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Jan. 27, 2012
A concept paper outlining the pending Medicaid waiver request that is part of Gov. Sam Brownback's KanCare plan has been completed and was sent Thursday to federal officials, according to the Governor's Office.
The "concept paper" outlining the changes the administration seeks also was posted on the state health department website.
Submission of the paper was a first formal step in the administration's effort to gain approval from the U.S. Department of Health and Human Services to implement its desired Medicaid changes.
Brownback officials said the paper will start negotiations that if successful will culminate in the actual waiver.
"The concept paper starts our negotiations with the federal government," said Sherriene Jones-Sontag, a spokesperson for the governor. "Those negotiations will lead to the final waiver letter, which will detail the waivers being granted and any special terms and conditions."
The federal government covers roughly 60 percent of Kansas Medicaid's costs with the state funding the other 40 percent. Any significant changes to the program must meet federal approval.
With KanCare, the administration has proposed farming out Medicaid services to three large managed care companies. They would oversee and coordinate services provided to all Kansas Medicaid beneficiaries, including the elderly, disabled and the mentally ill.
Currently, large managed care companies only provide services to children and pregnant women from low-income families through the state's HealthWave program.
Administration officials have said they can move forward with some provisions of their Medicaid makeover plan without federal approval.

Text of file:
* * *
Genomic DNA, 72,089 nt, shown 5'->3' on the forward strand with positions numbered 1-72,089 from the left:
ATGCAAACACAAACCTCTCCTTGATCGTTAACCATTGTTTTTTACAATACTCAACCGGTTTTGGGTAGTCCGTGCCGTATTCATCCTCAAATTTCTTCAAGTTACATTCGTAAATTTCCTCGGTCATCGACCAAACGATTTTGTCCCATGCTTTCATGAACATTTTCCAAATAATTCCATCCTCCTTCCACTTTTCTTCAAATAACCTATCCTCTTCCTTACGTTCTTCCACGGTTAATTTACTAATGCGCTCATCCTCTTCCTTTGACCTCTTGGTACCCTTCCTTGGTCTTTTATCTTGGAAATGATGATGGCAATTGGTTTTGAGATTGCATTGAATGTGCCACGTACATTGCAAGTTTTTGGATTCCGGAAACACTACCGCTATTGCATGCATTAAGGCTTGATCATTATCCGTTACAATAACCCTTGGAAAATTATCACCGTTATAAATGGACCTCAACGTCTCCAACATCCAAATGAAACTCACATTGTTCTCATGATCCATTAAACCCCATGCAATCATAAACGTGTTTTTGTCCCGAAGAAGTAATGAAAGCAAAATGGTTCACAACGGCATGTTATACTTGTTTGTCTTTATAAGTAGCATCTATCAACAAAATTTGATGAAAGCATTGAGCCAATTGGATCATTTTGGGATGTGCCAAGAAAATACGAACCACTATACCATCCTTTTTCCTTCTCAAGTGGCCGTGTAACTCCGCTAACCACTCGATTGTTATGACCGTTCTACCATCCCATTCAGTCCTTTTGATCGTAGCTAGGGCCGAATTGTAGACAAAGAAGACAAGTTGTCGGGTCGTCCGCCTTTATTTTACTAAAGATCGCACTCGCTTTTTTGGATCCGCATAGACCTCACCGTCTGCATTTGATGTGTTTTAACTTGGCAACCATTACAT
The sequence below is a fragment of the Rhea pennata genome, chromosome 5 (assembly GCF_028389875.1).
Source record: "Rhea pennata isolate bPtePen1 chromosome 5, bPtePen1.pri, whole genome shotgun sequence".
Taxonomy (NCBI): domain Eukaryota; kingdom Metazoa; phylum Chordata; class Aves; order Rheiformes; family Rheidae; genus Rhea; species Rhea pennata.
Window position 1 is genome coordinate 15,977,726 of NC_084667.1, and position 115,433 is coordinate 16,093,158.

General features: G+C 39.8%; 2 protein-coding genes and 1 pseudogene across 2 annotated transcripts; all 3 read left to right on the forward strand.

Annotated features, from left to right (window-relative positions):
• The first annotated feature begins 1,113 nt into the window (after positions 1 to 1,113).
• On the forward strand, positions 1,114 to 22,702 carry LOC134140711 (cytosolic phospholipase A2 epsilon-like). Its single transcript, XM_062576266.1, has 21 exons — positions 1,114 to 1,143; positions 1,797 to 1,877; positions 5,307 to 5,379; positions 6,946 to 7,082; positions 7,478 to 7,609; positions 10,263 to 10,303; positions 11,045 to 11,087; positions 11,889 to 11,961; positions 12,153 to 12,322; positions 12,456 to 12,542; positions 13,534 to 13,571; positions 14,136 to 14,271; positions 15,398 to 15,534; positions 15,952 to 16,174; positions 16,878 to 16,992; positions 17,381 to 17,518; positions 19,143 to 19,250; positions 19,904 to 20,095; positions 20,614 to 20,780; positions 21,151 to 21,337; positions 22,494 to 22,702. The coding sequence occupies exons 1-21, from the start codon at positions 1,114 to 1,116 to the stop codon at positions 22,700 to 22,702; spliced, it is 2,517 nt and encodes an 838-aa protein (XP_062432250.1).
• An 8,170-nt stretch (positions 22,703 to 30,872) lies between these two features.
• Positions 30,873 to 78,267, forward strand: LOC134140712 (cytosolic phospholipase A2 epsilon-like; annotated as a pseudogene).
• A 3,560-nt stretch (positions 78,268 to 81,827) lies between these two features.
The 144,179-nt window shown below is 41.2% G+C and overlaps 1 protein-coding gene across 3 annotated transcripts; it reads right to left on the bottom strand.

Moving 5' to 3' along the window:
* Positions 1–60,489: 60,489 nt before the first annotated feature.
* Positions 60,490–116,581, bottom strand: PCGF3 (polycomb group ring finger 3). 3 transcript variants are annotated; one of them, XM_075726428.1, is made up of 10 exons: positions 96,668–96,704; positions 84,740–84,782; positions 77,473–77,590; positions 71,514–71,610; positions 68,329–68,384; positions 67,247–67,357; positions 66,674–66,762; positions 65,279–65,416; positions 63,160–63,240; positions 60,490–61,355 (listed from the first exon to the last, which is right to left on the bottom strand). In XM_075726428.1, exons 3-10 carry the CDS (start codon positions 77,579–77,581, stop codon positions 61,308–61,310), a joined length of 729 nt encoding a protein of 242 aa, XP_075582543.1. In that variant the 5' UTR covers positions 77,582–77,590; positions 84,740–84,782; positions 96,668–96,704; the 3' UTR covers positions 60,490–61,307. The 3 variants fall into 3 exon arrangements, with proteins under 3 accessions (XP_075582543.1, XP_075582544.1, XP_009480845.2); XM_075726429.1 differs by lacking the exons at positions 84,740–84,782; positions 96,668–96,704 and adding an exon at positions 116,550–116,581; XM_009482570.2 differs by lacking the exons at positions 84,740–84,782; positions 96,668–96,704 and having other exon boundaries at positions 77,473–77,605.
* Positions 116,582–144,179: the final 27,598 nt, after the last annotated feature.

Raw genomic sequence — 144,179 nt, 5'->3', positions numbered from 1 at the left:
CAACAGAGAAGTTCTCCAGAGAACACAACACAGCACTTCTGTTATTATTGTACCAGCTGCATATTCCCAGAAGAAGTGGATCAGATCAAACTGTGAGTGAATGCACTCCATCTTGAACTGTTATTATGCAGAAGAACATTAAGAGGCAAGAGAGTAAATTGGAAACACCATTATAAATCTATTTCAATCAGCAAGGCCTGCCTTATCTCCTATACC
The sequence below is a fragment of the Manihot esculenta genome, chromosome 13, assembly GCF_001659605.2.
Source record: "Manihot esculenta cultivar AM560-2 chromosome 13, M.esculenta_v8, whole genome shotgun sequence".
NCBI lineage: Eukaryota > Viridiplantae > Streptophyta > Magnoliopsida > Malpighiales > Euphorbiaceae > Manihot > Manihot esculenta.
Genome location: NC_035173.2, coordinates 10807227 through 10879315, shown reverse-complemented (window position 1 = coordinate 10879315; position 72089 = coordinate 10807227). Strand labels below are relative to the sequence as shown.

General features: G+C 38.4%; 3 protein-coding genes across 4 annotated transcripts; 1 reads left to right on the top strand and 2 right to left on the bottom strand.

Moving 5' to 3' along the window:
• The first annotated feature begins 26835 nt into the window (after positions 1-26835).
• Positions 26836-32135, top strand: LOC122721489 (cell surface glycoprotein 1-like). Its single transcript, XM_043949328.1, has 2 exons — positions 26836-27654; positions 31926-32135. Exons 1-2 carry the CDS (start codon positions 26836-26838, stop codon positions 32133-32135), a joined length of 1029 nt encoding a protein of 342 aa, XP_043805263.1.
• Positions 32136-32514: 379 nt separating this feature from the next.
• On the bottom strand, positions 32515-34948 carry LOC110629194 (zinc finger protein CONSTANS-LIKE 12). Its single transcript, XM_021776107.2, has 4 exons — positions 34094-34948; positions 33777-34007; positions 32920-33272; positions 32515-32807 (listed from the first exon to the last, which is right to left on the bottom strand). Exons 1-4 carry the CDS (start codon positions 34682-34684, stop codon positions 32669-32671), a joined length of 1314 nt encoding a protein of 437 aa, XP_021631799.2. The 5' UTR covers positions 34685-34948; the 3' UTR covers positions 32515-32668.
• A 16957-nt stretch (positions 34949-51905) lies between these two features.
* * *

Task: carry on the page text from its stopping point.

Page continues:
The administration's KanCare plan was unveiled Nov. 8, 2011, and has been the subject of several legislative hearings.
Among the things described in the concept paper is the establishment of "safety net care pools," that would allow the state to use Medicaid dollars to pay hospitals for "uncompensated and non-hospital care."
The paper also said officials were considering an incentive program to reward hospitals that reduce Medicaid costs and achieve "other measurable delivery system improvement outcomes."
The administration seeks to negotiate a so-called Section 1115 waiver that will allow it latitude from federal Medicaid regulations to enact its plan.
Section 1115 of the Social Security Act, which includes Medicaid, gives the secretary of U.S. Department of Health and Human Services authority to waive provisions of major health and welfare programs, including certain Medicaid requirements and let states use federal Medicaid money in ways otherwise not allowed under federal rules.
The HHS secretary, who happens to be former Kansas Gov. Kathleen Sebelius, can grant rule waivers if it is determined that the changes would promote Medicaid objectives.
An earlier version of this story and its headline incorrectly stated that the administration had completed and submitted the Medicaid waiver request, as opposed to beginning the process. That mistake was due to erroneous information provided by the Governor's Office. We regret the error.